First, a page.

sapp-the-gracesThe Graces – Laure Eve

I wasn’t as keen on this book. Recommended by Mr. B of Mr.B’s Book Emporium I thought i would give it a go. River doesn’t know if Magic really exists, but when she moves school and meets the ‘Graces’ she suddenly finds herself desperate to be a part of the group that everyone loves. A modern day Matilda, with less of the mischief and endearment and instead, teen angst and a dash of witch craft. This is one for the ‘Twilight’ series fans. I think this was why I wasn’t too keen on it, it’s full of romance and I think I was hoping for more ‘The Craft’. Thinking about it, maybe it’s good the book didn’t go there for teen readers? This being said it’s likely that if you are a teen or know one, they might love it, can we all remember how big Twilight was? FYI I’m team ‘Werewolf’.
There will be more books to follow. It could start all over again!

sapp-monster-callsA Monster Calls – Patrick Ness – Conception by Soibhan Dowd

I really loved this book! Recommended by the Zoella Book Club and with all the hype with the new film adaption I felt like this had to be on a teen reading list. It was nothing like I expected. A wild ancient Monster visits Connor, he has been expecting one from his nightmares, but this monster is quite different. As well as the monster Connor is having to deal with his mothers illness, his dad starting a new family in America, his grandma getting in the way and the school bullies he has to face every day. The Monster doesn’t care about any of these things, he is here to tell Conner 3 stories and from him in return, he wants the most dangerous thing of all, the truth. I read this book in a day. I recommend everyone to read it and remember how it felt to be a child.

sapp-girl-upGirl UP! – Laura Bates

Ok – so this isn’t a fiction book. Its a book I think is really important. I needed this book as a teenager! It would have saved me from myself, doubt and envy. Ok, not completely, but it definitely would have helped. A non- fiction book with comic illustrations this is a book for teen girls and maybe even boys, talking about everything from body issues, identity and sexuality. And do you remember all those quizzes we are all obsessed with as a teen, wanting to be allocated in the ‘best’ category or body shape? Like really how did we even let this happen? Social media suckers us in and it does influence us. As much as we wish it didn’t or try to deny it. They have us wanting to conform to something we are not.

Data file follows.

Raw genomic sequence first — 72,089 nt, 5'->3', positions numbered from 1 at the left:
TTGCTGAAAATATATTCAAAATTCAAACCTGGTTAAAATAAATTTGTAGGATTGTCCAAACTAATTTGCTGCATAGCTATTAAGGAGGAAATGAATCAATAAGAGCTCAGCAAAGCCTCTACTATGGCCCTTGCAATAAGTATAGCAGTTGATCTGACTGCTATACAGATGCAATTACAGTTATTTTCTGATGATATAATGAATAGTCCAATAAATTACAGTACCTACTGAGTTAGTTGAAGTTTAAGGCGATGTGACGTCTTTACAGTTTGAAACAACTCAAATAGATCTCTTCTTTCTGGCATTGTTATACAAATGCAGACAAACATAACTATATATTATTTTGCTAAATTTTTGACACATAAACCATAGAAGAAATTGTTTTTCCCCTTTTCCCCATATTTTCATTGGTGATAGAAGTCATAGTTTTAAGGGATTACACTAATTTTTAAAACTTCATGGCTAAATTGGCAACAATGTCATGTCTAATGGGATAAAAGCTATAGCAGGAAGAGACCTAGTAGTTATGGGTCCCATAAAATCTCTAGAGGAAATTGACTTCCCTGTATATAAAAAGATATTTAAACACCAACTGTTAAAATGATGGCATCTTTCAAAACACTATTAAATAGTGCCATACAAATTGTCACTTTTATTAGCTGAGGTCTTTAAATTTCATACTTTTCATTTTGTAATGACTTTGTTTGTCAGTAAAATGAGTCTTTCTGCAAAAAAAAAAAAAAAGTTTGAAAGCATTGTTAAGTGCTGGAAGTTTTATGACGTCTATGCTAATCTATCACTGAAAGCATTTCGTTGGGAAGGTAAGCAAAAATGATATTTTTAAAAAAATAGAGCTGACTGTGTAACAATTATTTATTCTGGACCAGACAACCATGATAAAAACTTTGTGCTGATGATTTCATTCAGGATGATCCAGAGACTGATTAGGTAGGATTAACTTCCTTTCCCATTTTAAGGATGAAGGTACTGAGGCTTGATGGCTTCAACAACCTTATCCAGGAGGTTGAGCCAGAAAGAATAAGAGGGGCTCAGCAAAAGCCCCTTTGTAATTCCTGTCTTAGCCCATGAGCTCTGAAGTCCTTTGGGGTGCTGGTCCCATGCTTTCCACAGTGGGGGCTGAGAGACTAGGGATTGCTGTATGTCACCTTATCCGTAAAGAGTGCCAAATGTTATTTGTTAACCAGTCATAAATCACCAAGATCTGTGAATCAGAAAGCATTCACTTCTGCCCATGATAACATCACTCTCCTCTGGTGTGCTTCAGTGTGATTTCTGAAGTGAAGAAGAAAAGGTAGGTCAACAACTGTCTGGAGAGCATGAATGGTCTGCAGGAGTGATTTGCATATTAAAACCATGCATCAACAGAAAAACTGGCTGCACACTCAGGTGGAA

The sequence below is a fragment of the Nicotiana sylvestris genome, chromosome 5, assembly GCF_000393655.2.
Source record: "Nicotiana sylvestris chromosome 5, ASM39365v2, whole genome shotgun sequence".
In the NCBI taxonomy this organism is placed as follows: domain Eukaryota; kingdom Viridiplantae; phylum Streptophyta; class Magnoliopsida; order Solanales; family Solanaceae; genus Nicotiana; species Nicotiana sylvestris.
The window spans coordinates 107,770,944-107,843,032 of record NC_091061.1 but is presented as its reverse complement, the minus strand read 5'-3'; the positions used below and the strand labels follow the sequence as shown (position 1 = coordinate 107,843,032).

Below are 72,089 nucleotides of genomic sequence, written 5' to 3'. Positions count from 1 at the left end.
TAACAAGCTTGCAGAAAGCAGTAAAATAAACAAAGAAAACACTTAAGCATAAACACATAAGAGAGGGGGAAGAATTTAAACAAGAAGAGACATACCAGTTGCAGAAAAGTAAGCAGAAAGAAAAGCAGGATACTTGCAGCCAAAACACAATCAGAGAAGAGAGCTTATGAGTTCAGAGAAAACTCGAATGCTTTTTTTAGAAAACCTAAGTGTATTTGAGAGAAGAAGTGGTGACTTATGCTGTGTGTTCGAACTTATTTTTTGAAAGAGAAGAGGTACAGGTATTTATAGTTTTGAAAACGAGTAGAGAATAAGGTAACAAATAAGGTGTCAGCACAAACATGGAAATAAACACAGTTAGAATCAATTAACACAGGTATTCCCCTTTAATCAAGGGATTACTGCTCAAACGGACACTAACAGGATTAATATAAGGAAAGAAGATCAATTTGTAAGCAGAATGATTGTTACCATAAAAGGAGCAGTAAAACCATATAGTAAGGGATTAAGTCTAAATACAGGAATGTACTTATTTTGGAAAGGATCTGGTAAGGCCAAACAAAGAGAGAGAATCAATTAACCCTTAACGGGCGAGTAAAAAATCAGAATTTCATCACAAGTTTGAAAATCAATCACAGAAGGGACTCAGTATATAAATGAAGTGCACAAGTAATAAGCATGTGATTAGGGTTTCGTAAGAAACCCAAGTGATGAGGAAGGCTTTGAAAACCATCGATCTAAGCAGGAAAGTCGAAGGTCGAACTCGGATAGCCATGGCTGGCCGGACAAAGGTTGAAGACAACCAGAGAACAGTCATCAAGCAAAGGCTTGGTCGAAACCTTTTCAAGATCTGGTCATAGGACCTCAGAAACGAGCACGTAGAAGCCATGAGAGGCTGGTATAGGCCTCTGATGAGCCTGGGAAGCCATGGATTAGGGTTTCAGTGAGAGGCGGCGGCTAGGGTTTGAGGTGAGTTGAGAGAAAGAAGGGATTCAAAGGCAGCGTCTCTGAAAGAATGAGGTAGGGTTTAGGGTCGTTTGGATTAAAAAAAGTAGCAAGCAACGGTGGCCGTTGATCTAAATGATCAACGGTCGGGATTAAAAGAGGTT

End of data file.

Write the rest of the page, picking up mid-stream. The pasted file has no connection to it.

Laura Bates has a movement. If we educate teens and our kids even earlier, they can make informed decisions, knowing the consequences. But mostly, making the choice for themselves and not giving into peer pressure or social ideals, even it’s about responding to that nude Snapchat. I vote using the snapchat stickers Laura provides, just saying.
There’s also lots of great sign posting with useful contacts and info. Again, where was this when I was a teen?

 

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Librarian’s Choice: Recommended reads for LGBT History Month

PrintThis blog comes from Alex, a library assistant on our peripatetic team.

Love is in the air… — yes, but so is hail and frost you might say. Fair point, it is after all February and, let’s face it, the weather is what it is. But suppose for a moment, we could travel anywhere we’d like to without queuing at the airport or drying our accounts out. Imagine we could do that whiles being wrapped up in a woolly blanket, enjoying a deliciously warm hot chocolate. Now suppose that I’m not just daydreaming; after all there is one wonderful thing we can all do for each other this February. Let’s take advice from our wise Scandinavian cousins: let’s all get hygge and let the romance of these stories warm our hearts because, is there any more magical way to travel than through the pages of a gripping book?